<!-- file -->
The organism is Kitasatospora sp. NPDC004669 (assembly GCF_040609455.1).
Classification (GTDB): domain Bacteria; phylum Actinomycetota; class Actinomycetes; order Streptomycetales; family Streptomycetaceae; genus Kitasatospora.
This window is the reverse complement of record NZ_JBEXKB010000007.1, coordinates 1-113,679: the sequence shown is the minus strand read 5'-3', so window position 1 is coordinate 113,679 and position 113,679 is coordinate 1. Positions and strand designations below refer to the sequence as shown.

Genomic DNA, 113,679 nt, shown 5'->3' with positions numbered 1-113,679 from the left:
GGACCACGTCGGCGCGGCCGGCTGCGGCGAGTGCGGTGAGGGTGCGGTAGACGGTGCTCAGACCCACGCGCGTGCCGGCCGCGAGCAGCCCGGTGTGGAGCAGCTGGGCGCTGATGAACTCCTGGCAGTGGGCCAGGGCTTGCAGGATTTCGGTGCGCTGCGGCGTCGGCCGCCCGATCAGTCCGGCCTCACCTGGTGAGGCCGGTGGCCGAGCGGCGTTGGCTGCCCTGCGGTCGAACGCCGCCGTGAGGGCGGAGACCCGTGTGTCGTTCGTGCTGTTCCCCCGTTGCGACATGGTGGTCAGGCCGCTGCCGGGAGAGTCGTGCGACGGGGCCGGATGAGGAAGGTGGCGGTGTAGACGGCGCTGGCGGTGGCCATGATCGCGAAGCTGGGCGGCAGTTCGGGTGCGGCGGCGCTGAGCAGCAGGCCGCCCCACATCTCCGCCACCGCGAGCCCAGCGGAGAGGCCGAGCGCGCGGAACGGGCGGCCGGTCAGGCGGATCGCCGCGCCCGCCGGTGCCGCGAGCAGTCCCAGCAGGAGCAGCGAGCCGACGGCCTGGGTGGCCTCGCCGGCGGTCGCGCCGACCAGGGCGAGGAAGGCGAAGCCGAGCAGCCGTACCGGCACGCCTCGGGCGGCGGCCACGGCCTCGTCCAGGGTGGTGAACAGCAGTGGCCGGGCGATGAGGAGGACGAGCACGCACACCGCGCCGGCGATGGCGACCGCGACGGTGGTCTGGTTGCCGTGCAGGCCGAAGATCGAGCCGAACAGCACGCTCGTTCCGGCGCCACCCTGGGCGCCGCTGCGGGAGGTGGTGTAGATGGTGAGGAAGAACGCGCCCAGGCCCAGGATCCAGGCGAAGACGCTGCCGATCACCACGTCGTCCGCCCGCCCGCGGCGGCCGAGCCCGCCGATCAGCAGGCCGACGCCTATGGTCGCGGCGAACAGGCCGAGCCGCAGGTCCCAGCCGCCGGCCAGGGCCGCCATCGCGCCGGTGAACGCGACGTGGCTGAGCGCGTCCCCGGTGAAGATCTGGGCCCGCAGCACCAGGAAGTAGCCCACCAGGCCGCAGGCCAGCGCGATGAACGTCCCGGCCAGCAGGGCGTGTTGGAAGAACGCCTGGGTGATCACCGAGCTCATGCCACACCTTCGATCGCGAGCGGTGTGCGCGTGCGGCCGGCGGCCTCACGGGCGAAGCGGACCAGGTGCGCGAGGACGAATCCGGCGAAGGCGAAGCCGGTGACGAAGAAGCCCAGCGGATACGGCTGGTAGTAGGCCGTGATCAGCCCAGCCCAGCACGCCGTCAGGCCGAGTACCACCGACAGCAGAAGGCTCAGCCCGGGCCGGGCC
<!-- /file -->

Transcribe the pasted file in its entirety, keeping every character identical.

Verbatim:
The organism is Kitasatospora sp. NPDC004669 (assembly GCF_040609455.1).
Classification (GTDB): domain Bacteria; phylum Actinomycetota; class Actinomycetes; order Streptomycetales; family Streptomycetaceae; genus Kitasatospora.
This window is the reverse complement of record NZ_JBEXKB010000007.1, coordinates 1-113,679: the sequence shown is the minus strand read 5'-3', so window position 1 is coordinate 113,679 and position 113,679 is coordinate 1. Positions and strand designations below refer to the sequence as shown.

Genomic DNA, 113,679 nt, shown 5'->3' with positions numbered 1-113,679 from the left:
GGACCACGTCGGCGCGGCCGGCTGCGGCGAGTGCGGTGAGGGTGCGGTAGACGGTGCTCAGACCCACGCGCGTGCCGGCCGCGAGCAGCCCGGTGTGGAGCAGCTGGGCGCTGATGAACTCCTGGCAGTGGGCCAGGGCTTGCAGGATTTCGGTGCGCTGCGGCGTCGGCCGCCCGATCAGTCCGGCCTCACCTGGTGAGGCCGGTGGCCGAGCGGCGTTGGCTGCCCTGCGGTCGAACGCCGCCGTGAGGGCGGAGACCCGTGTGTCGTTCGTGCTGTTCCCCCGTTGCGACATGGTGGTCAGGCCGCTGCCGGGAGAGTCGTGCGACGGGGCCGGATGAGGAAGGTGGCGGTGTAGACGGCGCTGGCGGTGGCCATGATCGCGAAGCTGGGCGGCAGTTCGGGTGCGGCGGCGCTGAGCAGCAGGCCGCCCCACATCTCCGCCACCGCGAGCCCAGCGGAGAGGCCGAGCGCGCGGAACGGGCGGCCGGTCAGGCGGATCGCCGCGCCCGCCGGTGCCGCGAGCAGTCCCAGCAGGAGCAGCGAGCCGACGGCCTGGGTGGCCTCGCCGGCGGTCGCGCCGACCAGGGCGAGGAAGGCGAAGCCGAGCAGCCGTACCGGCACGCCTCGGGCGGCGGCCACGGCCTCGTCCAGGGTGGTGAACAGCAGTGGCCGGGCGATGAGGAGGACGAGCACGCACACCGCGCCGGCGATGGCGACCGCGACGGTGGTCTGGTTGCCGTGCAGGCCGAAGATCGAGCCGAACAGCACGCTCGTTCCGGCGCCACCCTGGGCGCCGCTGCGGGAGGTGGTGTAGATGGTGAGGAAGAACGCGCCCAGGCCCAGGATCCAGGCGAAGACGCTGCCGATCACCACGTCGTCCGCCCGCCCGCGGCGGCCGAGCCCGCCGATCAGCAGGCCGACGCCTATGGTCGCGGCGAACAGGCCGAGCCGCAGGTCCCAGCCGCCGGCCAGGGCCGCCATCGCGCCGGTGAACGCGACGTGGCTGAGCGCGTCCCCGGTGAAGATCTGGGCCCGCAGCACCAGGAAGTAGCCCACCAGGCCGCAGGCCAGCGCGATGAACGTCCCGGCCAGCAGGGCGTGTTGGAAGAACGCCTGGGTGATCACCGAGCTCATGCCACACCTTCGATCGCGAGCGGTGTGCGCGTGCGGCCGGCGGCCTCACGGGCGAAGCGGACCAGGTGCGCGAGGACGAATCCGGCGAAGGCGAAGCCGGTGACGAAGAAGCCCAGCGGATACGGCTGGTAGTAGGCCGTGATCAGCCCAGCCCAGCACGCCGTCAGGCCGAGTACCACCGACAGCAGAAGGCTCAGCCCGGGCCGGGCC